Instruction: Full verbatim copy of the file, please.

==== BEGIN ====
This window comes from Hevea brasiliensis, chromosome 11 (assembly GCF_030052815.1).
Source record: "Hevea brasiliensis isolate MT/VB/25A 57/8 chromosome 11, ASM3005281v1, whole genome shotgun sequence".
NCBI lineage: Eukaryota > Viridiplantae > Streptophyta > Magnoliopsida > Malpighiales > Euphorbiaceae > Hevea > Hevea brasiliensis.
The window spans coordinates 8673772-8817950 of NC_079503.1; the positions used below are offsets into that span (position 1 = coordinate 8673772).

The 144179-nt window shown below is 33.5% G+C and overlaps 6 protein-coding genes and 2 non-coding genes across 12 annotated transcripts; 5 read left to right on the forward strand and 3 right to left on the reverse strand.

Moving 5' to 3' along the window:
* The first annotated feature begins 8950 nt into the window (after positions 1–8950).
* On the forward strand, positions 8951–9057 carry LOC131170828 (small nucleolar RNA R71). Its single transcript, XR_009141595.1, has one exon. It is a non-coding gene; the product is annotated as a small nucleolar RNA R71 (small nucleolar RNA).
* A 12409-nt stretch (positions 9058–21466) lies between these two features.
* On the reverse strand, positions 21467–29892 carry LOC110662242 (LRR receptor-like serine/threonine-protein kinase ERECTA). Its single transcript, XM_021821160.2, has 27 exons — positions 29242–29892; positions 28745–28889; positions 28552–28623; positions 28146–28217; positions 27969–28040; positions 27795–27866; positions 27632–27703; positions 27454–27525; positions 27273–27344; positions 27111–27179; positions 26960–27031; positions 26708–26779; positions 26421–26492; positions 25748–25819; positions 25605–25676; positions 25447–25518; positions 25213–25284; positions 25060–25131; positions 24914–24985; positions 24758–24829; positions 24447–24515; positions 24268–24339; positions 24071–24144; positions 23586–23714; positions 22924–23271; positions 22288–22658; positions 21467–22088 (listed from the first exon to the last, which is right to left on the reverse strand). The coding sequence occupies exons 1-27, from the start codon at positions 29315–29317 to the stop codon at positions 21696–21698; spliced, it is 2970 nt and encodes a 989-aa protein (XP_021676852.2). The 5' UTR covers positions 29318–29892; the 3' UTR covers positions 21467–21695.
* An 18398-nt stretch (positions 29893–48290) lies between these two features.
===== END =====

This window comes from Hevea brasiliensis, chromosome 11 (assembly GCF_030052815.1).
Source record: "Hevea brasiliensis isolate MT/VB/25A 57/8 chromosome 11, ASM3005281v1, whole genome shotgun sequence".
NCBI lineage: Eukaryota > Viridiplantae > Streptophyta > Magnoliopsida > Malpighiales > Euphorbiaceae > Hevea > Hevea brasiliensis.
The window spans coordinates 8673772-8817950 of NC_079503.1; the positions used below are offsets into that span (position 1 = coordinate 8673772).

The 144179-nt window shown below is 33.5% G+C and overlaps 6 protein-coding genes and 2 non-coding genes across 12 annotated transcripts; 5 read left to right on the forward strand and 3 right to left on the reverse strand.

Moving 5' to 3' along the window:
* The first annotated feature begins 8950 nt into the window (after positions 1–8950).
* On the forward strand, positions 8951–9057 carry LOC131170828 (small nucleolar RNA R71). Its single transcript, XR_009141595.1, has one exon. It is a non-coding gene; the product is annotated as a small nucleolar RNA R71 (small nucleolar RNA).
* A 12409-nt stretch (positions 9058–21466) lies between these two features.
* On the reverse strand, positions 21467–29892 carry LOC110662242 (LRR receptor-like serine/threonine-protein kinase ERECTA). Its single transcript, XM_021821160.2, has 27 exons — positions 29242–29892; positions 28745–28889; positions 28552–28623; positions 28146–28217; positions 27969–28040; positions 27795–27866; positions 27632–27703; positions 27454–27525; positions 27273–27344; positions 27111–27179; positions 26960–27031; positions 26708–26779; positions 26421–26492; positions 25748–25819; positions 25605–25676; positions 25447–25518; positions 25213–25284; positions 25060–25131; positions 24914–24985; positions 24758–24829; positions 24447–24515; positions 24268–24339; positions 24071–24144; positions 23586–23714; positions 22924–23271; positions 22288–22658; positions 21467–22088 (listed from the first exon to the last, which is right to left on the reverse strand). The coding sequence occupies exons 1-27, from the start codon at positions 29315–29317 to the stop codon at positions 21696–21698; spliced, it is 2970 nt and encodes a 989-aa protein (XP_021676852.2). The 5' UTR covers positions 29318–29892; the 3' UTR covers positions 21467–21695.
* An 18398-nt stretch (positions 29893–48290) lies between these two features.